Loved it!!! Please keep writing such great articles
1. "The first is about positive feedback loops. Faulty policy structures have positive feedback loops. In India, when times are good, interest rates tend to go down in real terms. When times are bad, interest rates tend to go up in real terms. Figure 4 shows the policy rate of RBI, expressed in real terms [methodology] The graph shows big values of the real rate in the dark days of 1999 and in recent months. It shows small values in the boom times of 2004 and 2008. Through this, monetary policy makes good times better and bad times worse. Such sources of pro-cyclicality need to be identified and blocked." My comments: I reiterate my point. Real rates are not an ex-post concept. You need to tell me where inflation expectations stand. Without that, this assertion is meaningless. 2. "Institution building in fiscal, financial and monetary policy will enable stabilisation. But this can only yield results in the medium term. In the short term, the only tool for stabilisation that is easily accessed is a floating exchange rate. In good times, the rupee should appreciate and in bad times the rupee should depreciate. This will be a potent force in favour of stabilisation. Many people in India believe that RBI helps matters by reducing the volatility of the rupee-dollar exchange rate. However, such efforts exacerbate the boom and bust cycle of the market economy."My comments: For policy purposes, what matters is a broad-based real effective exchange rate. Discussions about the bilateral exchange rate do not serve the purpose. 3. "Under institution building are the long-standing problems of reforming law and institutions. This includes problems of RBI's transparency, the merger of all securities markets functions into SEBI (including the commodity futures work that is presently at FMC and the interest rates and currency work that is presently at RBI), the establishment of the Bond-Currency-Derivatives Nexus, and removing entry barriers in banking." My comments: BCD nexus again. I have brought up this topic time and again. Your answers have not been intuitive to me. I shall follow up with a detailed post so that you can respond to specific issues.Your responses so far are pasted below. I am not posting the response from our email conversation. I will do that only if you are okay with that.1. "For the monetary policy transmission to work, when there is a change in the short rate, arbitrageurs must transmit it all across the curve (this requires a monetary policy rule). And it must transmit into all credit curves. Bank lending rates must move similarly to the corporatebond market. Stock prices must go up.All this requires an intricate system of arbitrageurs carrying small changes in the short rate all across the system.Derivatives and currencies are integral to this.”2. "Derivatives on the yield curve are essential to getting an arbitrage free yield curve. It can be done without it, but that is not how it's done."My comments: I am not convinced by these responses. I shall follow up with something detailed. For starters, it would be a great help if you could explain to me:1. What is the problem with the Indian risk free yield curve currently?2. Where does the arbitrage exist?3. And how would a deep treasury futures and options market correct the current deficiencies in the yield curve and make it arbitrage free?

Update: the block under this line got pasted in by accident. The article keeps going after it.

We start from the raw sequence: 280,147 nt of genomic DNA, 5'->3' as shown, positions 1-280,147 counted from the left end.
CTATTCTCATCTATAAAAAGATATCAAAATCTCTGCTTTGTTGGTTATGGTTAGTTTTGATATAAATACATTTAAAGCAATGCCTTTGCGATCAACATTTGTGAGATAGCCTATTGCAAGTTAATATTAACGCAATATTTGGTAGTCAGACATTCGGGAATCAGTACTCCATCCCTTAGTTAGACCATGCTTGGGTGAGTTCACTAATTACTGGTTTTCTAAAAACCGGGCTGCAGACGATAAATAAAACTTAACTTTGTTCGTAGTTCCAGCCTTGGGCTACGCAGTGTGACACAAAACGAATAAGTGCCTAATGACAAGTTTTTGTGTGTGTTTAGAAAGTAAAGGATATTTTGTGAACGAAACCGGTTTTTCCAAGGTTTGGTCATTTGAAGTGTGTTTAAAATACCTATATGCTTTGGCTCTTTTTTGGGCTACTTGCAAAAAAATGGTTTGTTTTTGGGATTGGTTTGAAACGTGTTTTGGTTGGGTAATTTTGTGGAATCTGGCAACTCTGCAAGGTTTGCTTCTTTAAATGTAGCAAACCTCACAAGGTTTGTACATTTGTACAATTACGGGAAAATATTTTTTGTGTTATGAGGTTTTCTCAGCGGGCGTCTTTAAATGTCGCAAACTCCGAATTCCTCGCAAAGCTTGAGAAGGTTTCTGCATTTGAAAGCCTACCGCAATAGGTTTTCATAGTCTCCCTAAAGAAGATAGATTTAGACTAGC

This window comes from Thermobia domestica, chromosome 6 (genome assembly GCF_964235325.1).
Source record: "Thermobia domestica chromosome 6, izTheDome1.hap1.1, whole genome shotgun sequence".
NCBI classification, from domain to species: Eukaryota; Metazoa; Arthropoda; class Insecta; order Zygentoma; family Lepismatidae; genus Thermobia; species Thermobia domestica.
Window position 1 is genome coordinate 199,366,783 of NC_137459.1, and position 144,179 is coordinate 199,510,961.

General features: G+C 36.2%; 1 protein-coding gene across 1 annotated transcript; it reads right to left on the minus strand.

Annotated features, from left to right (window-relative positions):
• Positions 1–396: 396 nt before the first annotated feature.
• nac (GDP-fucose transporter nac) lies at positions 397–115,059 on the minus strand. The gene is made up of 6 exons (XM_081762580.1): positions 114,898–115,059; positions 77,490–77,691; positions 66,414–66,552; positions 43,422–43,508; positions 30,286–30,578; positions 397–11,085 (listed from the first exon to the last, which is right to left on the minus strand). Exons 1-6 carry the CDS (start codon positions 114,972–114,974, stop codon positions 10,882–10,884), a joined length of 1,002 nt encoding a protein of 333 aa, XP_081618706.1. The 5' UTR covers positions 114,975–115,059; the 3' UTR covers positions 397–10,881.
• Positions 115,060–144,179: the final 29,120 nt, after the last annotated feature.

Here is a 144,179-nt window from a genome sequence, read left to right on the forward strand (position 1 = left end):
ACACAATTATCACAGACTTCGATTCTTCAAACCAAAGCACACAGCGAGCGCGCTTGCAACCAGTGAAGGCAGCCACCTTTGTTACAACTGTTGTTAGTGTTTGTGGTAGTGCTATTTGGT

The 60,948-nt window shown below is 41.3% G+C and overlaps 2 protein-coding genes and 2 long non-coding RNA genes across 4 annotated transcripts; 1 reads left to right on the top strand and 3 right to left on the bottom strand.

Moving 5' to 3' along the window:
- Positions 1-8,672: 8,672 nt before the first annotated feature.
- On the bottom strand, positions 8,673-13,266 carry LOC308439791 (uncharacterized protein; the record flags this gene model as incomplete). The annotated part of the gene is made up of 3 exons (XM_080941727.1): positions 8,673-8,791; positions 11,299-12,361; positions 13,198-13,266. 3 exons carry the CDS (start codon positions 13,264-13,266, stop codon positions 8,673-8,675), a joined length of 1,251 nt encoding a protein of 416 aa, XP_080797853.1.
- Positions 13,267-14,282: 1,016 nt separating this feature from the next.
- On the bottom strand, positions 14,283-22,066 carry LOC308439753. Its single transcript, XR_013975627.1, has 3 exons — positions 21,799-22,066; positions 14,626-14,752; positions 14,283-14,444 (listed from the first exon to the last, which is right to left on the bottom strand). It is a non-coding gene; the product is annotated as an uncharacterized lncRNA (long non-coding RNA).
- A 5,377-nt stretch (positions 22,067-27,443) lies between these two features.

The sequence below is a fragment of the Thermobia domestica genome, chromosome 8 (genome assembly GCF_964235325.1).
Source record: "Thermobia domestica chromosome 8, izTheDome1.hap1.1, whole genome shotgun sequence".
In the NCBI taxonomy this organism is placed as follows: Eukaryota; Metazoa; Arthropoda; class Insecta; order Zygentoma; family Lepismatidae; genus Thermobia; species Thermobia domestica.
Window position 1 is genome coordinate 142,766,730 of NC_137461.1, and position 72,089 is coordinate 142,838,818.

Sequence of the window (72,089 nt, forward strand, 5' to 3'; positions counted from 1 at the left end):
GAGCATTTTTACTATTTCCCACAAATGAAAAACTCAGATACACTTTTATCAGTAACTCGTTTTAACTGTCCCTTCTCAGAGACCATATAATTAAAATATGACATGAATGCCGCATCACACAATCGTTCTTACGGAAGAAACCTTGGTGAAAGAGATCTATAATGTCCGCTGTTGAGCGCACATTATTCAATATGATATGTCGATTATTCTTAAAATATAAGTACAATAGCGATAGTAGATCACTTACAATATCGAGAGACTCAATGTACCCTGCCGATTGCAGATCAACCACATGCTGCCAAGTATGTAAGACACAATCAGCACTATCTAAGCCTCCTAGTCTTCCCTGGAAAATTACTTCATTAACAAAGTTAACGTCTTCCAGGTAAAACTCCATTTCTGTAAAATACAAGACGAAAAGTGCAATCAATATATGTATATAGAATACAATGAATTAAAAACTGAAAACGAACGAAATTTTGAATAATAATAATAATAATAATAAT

With all apreciating Business Analytics standard, this article sounds like an analyst personal views on how to fabricate the facts to promote the company (here animal spirit of corporations). But wrongly targeted to policy makers or think-tanks, if authors wish to do so. Barring the fact that fundamentally all lopsided and truncated presumption to present the biased arguments, do you want promote growth with "Animal Spirits" or "Human Spirits"?
Ajay, attended your talk yesterday and read this FE article today. Great stuff, and I know that everyone in the audience was talking about it.
According to me Fiscal strategies imply correct when you have a sound infrastructure.According to me the Demand rules the market.As the demand increases so as to maintain level in demand supply environment.But what about Deflationary environment where the system reduces the Rates.Is it the same in a dis-inflationary environment.In all the reports I have heard the scenrio in india to be deflation but it is not so.Disinflation is the prevailing situation here in India.So is it apt to reduce such rates during deflation?
thanks for the link on NYTIMES about the "great election". So True. Also, it must be pointed out, that having a demographically "young" country is very stupid to live in if you are a thinking person. All movies are teeny bopper dandy dating oriented. All "news" is hype. There is no national "dialogue" at all. Period. Just a dinner at McD! This is the electorate. And their doting paretns obsessed with their offspring are too tired to do anything else.In short India is braindead. Except where passing stodgy exams to get "great" 12 hour jobs crunching spreadsheets in an MNC with chance to go abroad.
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